(Pat)>> The bracket is made out of sixty thousandths thick steel, and we can use the existing holes in the cross bar to mount it. This car has two brake reservoirs since it uses split master cylinders for the front and rear brakes with a balance bar so the brake bias can be adjusted to the driver's liking. We got a matching clutch reservoir that gets clamped to the bracket a well. To provide fluid to the inlet of the clutch master we can connect it to the reservoir with a dash-four line we made from Earl's plumbing components. To connect the outlet side to our hydraulic throw out bearing line we'll use a combination of pre-made Summit Racing dash-three stainless braided a-n lines that can hold up to the high fluid pressures, heat, and vibration inside the engine bay. Clutch systems use conventional brake fluid, but we're filling ours with dot-four fluid for its higher boiling point temperature to limit the chance of a clutch failure at the track. After letting the fluid flow through the entire system and checking for leaks we can raise the car up and start bleeding the air from the clutch system.

(Frankie)>> So we're gonna bleed the clutch, and you could do this by yourself with a bottle but it's a lot more fun to stick someone you work with six feet in the air.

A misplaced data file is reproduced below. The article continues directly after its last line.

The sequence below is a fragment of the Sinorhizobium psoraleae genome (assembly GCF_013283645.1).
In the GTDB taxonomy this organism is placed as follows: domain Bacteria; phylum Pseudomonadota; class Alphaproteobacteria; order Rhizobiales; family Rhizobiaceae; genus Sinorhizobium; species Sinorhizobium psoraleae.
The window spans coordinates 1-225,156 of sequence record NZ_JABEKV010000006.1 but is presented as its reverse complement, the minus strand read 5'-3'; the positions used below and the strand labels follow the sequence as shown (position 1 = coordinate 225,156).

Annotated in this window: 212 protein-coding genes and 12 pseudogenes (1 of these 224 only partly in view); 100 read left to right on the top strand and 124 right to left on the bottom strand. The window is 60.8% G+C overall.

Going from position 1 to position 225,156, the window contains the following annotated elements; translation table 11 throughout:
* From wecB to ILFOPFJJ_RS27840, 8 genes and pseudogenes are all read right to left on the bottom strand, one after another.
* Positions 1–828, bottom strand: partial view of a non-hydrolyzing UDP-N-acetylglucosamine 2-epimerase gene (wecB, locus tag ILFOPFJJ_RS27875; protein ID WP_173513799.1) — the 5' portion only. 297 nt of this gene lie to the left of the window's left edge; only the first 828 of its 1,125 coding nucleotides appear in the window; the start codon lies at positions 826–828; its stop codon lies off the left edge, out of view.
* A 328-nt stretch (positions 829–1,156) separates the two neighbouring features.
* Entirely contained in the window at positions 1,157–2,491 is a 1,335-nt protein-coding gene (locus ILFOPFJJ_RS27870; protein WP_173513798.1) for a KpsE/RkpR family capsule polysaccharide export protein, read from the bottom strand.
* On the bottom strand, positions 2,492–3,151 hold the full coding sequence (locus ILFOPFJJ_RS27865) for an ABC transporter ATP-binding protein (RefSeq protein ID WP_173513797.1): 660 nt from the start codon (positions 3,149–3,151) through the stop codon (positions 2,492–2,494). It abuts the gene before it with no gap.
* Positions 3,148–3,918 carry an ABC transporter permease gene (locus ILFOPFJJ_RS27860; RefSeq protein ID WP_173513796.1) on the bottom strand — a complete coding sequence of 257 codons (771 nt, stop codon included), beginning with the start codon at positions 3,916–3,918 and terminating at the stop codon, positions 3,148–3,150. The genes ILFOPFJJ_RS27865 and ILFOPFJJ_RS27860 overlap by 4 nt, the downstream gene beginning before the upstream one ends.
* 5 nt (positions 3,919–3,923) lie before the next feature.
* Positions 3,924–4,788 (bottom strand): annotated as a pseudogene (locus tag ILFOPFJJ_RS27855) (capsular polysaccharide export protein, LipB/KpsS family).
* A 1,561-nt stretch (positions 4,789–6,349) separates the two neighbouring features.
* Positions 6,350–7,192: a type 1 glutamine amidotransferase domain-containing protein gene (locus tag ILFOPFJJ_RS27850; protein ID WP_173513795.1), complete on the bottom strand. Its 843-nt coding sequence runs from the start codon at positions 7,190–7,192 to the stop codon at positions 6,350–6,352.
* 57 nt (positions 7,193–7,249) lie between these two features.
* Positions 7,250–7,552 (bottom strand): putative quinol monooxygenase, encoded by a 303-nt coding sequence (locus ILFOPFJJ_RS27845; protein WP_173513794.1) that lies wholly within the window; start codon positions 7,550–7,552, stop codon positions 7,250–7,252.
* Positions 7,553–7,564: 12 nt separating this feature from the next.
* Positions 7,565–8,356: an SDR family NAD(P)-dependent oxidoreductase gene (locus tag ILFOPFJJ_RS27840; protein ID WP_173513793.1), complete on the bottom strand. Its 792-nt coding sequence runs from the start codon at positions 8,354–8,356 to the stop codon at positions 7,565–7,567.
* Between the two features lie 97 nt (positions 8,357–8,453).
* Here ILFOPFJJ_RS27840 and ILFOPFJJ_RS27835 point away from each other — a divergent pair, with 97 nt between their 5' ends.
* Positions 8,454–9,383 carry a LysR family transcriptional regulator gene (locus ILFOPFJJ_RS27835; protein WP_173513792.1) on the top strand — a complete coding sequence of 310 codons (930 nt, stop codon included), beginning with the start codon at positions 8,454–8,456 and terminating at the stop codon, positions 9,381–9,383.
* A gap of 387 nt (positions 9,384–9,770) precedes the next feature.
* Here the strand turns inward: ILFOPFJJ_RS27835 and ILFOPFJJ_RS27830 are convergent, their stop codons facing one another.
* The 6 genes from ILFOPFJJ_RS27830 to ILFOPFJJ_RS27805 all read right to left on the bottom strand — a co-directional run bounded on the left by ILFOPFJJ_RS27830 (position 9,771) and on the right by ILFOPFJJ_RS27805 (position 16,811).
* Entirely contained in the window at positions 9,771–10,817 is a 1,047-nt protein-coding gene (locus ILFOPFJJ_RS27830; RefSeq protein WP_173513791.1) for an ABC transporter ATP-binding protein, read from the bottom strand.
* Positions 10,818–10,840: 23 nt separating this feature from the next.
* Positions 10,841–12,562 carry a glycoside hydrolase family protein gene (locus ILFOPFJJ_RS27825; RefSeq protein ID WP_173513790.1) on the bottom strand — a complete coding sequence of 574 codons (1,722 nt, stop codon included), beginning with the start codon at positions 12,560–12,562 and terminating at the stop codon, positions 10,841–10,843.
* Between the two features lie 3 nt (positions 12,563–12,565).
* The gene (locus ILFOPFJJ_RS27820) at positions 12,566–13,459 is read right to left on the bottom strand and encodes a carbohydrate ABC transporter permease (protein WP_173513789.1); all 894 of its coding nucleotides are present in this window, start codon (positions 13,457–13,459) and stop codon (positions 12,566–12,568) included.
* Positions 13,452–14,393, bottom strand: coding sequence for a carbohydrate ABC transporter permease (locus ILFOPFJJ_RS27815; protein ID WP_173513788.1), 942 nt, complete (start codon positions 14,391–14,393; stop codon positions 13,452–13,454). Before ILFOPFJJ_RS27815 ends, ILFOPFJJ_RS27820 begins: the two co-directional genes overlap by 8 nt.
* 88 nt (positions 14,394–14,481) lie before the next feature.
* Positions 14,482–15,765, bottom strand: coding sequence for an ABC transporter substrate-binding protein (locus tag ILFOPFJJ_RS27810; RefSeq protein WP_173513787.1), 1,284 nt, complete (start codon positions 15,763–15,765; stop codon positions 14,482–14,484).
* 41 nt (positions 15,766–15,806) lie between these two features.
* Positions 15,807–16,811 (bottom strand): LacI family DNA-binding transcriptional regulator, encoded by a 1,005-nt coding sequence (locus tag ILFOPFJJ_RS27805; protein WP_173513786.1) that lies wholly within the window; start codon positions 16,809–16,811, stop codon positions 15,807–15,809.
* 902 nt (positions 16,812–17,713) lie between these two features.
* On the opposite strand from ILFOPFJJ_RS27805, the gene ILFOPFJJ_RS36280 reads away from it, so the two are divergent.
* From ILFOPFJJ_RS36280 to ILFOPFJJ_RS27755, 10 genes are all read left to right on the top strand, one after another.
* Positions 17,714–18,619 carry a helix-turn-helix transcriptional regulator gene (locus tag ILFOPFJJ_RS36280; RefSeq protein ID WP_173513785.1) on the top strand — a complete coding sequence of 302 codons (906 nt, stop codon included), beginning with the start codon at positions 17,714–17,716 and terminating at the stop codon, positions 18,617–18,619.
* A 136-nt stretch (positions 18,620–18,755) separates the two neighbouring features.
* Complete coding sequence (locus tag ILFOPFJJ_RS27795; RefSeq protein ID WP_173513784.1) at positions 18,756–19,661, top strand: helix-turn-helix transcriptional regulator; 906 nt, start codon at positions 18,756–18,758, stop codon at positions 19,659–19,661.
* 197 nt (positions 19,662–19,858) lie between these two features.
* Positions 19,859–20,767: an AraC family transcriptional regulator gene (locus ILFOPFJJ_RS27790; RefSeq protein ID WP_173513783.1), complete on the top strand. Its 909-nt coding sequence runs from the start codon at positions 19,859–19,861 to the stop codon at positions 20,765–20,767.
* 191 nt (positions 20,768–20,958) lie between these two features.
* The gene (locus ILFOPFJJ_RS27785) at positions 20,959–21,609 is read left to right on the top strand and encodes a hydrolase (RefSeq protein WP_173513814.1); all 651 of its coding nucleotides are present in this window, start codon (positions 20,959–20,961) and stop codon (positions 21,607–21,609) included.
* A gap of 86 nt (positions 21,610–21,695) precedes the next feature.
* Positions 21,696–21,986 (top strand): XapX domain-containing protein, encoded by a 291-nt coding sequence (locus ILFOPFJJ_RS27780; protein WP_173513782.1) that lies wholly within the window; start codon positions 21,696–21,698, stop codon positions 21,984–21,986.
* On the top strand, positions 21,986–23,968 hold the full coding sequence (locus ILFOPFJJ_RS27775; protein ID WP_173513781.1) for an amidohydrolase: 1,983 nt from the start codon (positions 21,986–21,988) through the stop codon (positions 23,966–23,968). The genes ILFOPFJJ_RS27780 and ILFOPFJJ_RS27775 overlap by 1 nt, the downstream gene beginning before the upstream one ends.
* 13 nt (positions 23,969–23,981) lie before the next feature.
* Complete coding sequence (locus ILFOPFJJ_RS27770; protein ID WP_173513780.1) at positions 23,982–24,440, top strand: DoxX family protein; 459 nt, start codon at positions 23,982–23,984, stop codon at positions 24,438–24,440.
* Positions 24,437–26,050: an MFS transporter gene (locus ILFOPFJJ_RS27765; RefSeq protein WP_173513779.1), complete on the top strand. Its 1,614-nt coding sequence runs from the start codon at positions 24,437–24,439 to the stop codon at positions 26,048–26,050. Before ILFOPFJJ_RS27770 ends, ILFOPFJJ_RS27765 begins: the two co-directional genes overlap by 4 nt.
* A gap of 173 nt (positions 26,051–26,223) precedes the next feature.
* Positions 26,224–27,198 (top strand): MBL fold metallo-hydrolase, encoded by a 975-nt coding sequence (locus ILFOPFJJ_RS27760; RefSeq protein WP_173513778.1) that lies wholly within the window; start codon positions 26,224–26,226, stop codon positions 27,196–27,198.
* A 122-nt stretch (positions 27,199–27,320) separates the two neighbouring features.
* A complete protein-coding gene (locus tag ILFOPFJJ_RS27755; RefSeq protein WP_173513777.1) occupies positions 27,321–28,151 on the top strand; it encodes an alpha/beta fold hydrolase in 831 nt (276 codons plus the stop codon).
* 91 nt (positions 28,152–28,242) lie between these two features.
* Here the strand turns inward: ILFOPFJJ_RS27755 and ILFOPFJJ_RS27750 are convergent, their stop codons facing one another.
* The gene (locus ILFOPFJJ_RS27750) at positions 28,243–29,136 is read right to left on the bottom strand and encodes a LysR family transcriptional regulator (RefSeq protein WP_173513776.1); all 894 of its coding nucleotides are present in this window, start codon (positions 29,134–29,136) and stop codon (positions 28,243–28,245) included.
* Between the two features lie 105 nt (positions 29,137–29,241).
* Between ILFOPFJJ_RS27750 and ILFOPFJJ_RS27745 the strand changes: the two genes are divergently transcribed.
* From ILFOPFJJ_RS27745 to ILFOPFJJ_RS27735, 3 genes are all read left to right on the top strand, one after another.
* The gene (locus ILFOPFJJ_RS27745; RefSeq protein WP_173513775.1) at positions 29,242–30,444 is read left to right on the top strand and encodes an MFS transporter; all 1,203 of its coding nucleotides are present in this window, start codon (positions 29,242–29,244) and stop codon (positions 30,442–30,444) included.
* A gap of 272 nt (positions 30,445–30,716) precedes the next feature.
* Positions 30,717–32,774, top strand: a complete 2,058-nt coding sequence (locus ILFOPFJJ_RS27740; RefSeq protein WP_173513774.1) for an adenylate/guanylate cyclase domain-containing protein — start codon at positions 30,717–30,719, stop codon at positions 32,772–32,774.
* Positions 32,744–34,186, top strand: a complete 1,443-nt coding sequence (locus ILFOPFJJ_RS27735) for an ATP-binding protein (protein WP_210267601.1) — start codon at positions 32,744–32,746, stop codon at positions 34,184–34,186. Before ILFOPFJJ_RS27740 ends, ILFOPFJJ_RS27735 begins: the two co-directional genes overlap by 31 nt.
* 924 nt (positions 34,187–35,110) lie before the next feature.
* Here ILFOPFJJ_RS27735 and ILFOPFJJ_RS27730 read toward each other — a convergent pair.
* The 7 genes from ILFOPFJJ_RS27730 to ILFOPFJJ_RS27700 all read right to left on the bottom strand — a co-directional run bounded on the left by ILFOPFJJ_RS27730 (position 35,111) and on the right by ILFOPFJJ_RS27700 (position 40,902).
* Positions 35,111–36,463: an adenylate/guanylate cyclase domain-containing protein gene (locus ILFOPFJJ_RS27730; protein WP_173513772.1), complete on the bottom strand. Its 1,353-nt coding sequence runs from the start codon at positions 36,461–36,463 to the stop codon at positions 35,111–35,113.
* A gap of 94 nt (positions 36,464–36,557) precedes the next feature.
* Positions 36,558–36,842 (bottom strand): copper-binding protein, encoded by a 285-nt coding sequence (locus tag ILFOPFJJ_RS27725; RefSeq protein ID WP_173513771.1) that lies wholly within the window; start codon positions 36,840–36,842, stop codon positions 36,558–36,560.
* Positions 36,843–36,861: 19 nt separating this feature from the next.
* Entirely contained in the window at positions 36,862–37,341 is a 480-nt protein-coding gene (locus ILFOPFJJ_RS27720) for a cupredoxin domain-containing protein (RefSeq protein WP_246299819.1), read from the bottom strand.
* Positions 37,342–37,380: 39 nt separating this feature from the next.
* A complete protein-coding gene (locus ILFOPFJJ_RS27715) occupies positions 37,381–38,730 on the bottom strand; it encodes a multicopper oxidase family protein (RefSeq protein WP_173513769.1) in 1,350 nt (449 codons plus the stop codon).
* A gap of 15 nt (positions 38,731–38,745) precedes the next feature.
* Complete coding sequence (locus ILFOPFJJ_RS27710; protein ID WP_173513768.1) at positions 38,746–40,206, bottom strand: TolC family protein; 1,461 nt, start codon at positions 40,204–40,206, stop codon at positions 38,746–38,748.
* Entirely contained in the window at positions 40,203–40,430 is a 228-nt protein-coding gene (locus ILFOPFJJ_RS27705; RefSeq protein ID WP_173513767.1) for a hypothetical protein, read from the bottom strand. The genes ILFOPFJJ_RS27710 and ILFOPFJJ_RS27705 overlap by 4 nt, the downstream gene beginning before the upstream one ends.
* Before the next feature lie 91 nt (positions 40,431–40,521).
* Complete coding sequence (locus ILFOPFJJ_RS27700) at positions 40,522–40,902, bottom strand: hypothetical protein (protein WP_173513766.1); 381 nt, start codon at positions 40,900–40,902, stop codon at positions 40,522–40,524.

(Pat)>> I'll do all the hard work up here.

(Frankie)>> Straight to the floor.

(Pat)>> Whoa! We've got to put a pedal stop on there. I think I just dented that outer sin work.

(Frankie)>> And let up! Straight to the floor. That's pretty good already.

(Pat)>> I need to put a block on the end of my shoe because I'm too short to drive this car with a clutch.

(Frankie)>> Let up, and straight to the floor.

(Pat)>> Do something!

(Frankie)>> A little bit of air in that one, up! Straight to the floor.

(Pat)>> Starting to get pressure.

(Frankie)>> We'll do one more just to make sure. Up and straight to the floor. There we go! That gravity bleed did a good job. How's that feel?

(Pat)>> Very nice! I may have hyperextended my knee.

(Frankie)>> Oh boy! [ Music ]

(Pat)>> Next up we're gonna reinstall the radiator in the car. This was custom built for it and it handles up to 1,200 horsepower, but we did have to re-do a couple of the mounts because before this had a big intercooler in the way and that's why we have a pusher fan on it, because it was blocking all the air. It worked great, never overheated, and it's gonna go right back in because we made a few new brackets. [ Music ] [ drill humming ]